A deep-pocketed, out-of-state political action committee has announced it will target Sen. Lamar Alexander with a new radio ad campaign beginning this week, but the ad makes no mention of the senator's re-election effort or his newly announced primary opponent, Rep. Joe Carr.
The Senate Conservatives Fund is spending almost $46,000 to air a 60-second ad on Tennessee stations, beginning Aug. 22, challenging listeners to contact the senator and demand he not support a government funding bill that includes appropriations for implementing the Affordable Care Act. The group, which indicated last week it would be taking aim at the senator, spent more than $16 million working to elect conservative senators, such as Sen. Ted Cruz, R-Texas, during the recent campaign cycle.
"Obamacare is a job killer, yet Lamar Alexander refuses to do what it takes to stop funding for this liberal train wreck," the ad's narrator says.
The radio spot then suggests listeners contact the senator's office and demand he not vote for an expected continuing resolution to fund government operations this fall. Like a resolution supported by both Alexander and Sen. Bob Corker in March, the funding bill is expected to include amounts for the implementation of the new health law.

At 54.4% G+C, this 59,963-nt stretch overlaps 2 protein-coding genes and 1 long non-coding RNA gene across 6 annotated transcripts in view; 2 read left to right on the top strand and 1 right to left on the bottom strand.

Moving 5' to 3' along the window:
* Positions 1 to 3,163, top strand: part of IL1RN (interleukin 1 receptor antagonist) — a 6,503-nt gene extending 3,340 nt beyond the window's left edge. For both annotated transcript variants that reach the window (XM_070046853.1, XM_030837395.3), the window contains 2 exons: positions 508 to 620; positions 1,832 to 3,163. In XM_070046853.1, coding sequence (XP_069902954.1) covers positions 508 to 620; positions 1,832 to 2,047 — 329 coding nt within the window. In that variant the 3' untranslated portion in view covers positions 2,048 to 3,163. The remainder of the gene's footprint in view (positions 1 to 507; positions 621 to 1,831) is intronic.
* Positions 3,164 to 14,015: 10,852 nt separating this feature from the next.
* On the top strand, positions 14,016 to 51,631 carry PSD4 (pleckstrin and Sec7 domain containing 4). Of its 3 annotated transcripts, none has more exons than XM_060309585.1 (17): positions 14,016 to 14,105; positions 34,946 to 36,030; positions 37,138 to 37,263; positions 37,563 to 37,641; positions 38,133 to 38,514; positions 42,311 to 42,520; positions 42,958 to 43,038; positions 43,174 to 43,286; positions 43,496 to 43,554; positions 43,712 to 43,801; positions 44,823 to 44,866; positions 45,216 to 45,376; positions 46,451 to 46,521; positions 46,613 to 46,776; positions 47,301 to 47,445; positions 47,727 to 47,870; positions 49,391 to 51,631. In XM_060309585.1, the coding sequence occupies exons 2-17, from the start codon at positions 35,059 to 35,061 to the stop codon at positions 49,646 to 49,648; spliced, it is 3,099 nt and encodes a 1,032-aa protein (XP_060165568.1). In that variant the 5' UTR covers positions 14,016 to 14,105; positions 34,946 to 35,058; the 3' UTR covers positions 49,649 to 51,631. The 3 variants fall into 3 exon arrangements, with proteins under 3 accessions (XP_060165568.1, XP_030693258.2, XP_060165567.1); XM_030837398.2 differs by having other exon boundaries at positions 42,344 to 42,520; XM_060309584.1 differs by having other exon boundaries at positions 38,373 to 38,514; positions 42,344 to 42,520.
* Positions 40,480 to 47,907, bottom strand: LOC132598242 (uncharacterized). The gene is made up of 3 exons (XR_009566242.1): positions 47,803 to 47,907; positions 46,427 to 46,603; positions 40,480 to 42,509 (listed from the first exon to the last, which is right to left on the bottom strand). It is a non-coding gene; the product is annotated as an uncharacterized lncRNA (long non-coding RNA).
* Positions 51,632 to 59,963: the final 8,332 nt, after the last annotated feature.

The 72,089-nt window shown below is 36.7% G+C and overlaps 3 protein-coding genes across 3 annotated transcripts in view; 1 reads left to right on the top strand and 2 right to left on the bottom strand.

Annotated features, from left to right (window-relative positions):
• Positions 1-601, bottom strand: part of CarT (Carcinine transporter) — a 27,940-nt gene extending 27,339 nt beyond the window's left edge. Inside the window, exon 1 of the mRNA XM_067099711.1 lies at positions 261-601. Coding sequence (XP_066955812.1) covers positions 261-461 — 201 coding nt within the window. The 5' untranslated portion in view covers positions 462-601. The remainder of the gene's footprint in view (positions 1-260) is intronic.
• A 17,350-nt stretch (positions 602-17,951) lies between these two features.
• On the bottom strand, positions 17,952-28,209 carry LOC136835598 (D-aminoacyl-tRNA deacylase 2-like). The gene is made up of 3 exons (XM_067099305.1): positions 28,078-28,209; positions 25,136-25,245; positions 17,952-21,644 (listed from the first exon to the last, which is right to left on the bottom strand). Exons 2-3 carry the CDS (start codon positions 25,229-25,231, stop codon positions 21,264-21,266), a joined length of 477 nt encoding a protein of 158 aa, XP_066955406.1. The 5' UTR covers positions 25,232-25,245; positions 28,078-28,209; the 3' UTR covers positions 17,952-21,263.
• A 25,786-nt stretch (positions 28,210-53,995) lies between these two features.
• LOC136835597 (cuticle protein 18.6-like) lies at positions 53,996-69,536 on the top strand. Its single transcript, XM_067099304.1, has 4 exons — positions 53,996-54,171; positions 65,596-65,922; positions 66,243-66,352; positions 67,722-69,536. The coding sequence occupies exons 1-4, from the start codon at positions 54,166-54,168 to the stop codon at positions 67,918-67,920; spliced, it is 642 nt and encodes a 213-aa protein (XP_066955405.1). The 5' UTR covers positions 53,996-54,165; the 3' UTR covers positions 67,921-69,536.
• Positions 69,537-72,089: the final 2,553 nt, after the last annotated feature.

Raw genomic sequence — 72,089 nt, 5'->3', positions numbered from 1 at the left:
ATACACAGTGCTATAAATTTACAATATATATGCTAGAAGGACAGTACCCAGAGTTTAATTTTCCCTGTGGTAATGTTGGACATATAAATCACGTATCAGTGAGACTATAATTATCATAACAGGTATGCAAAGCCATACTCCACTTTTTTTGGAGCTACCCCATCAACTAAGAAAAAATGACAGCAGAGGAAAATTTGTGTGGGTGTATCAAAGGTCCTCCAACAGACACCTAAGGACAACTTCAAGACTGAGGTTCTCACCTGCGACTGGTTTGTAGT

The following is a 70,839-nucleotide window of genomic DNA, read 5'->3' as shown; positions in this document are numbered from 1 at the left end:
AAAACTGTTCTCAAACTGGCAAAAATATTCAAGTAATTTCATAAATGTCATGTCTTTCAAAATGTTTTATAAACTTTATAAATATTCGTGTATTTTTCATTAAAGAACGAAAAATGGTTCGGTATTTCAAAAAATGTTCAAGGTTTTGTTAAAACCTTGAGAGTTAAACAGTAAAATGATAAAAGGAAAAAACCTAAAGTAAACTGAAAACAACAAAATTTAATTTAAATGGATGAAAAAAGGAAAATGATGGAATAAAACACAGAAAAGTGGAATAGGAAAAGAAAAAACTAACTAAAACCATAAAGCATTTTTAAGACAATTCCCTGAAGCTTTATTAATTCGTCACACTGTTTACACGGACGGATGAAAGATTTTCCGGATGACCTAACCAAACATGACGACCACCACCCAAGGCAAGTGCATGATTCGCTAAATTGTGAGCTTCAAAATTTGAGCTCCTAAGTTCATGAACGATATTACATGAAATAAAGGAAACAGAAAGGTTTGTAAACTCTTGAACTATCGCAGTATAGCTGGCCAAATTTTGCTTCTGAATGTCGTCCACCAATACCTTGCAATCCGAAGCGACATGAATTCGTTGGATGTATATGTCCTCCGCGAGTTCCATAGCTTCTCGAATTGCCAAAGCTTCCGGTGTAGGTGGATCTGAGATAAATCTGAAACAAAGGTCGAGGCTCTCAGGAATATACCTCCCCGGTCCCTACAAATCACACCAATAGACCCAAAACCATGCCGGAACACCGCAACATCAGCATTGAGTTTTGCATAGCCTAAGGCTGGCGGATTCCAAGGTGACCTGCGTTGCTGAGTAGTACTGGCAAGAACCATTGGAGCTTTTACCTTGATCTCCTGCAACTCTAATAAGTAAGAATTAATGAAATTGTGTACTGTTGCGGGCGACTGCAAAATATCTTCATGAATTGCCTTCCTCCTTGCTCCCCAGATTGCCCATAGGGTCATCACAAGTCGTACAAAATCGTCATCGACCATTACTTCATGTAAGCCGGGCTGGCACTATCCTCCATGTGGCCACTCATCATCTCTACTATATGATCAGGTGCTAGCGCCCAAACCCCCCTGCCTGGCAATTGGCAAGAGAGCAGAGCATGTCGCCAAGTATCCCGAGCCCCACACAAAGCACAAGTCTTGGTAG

The group has made similar ads buys targeted at Sen. Richard Burr, R-N.C., and Sen. Lindsey Graham, R-S.C. Graham is also up for re-election in 2014. Alexander has already begun spending money on his own campaign advertising, however—paying $180,000 for a television and radio ad buy last month.
In an emailed response to the new ad, Alexander emphasized his repeated votes to eliminate or repeal the health law.
"Obamacare should be dismantled and repealed," Alexander said. "I have voted at least 23 times on the Senate floor to do that. Our focus now should be on how we replace a historic mistake with a step-by-step reform of our health care delivery system that reduces costs, so more Americans can afford the health care they need."
Despite his criticism of the Affordable Care Act, Alexander offered no indication if he would actually consider casting a no vote against a future funding bill and risk the unlikely possibility of a government shutdown.
In July, Alexander and Corker requested the law be permanently delayed, along with the entirety of the Republicans in the Senate. Corker also made headlines last month when he called his colleagues' idea of blocking any funds including money for the new law "a silly effort" and said he saw it as not being a "very courageous" strategy.
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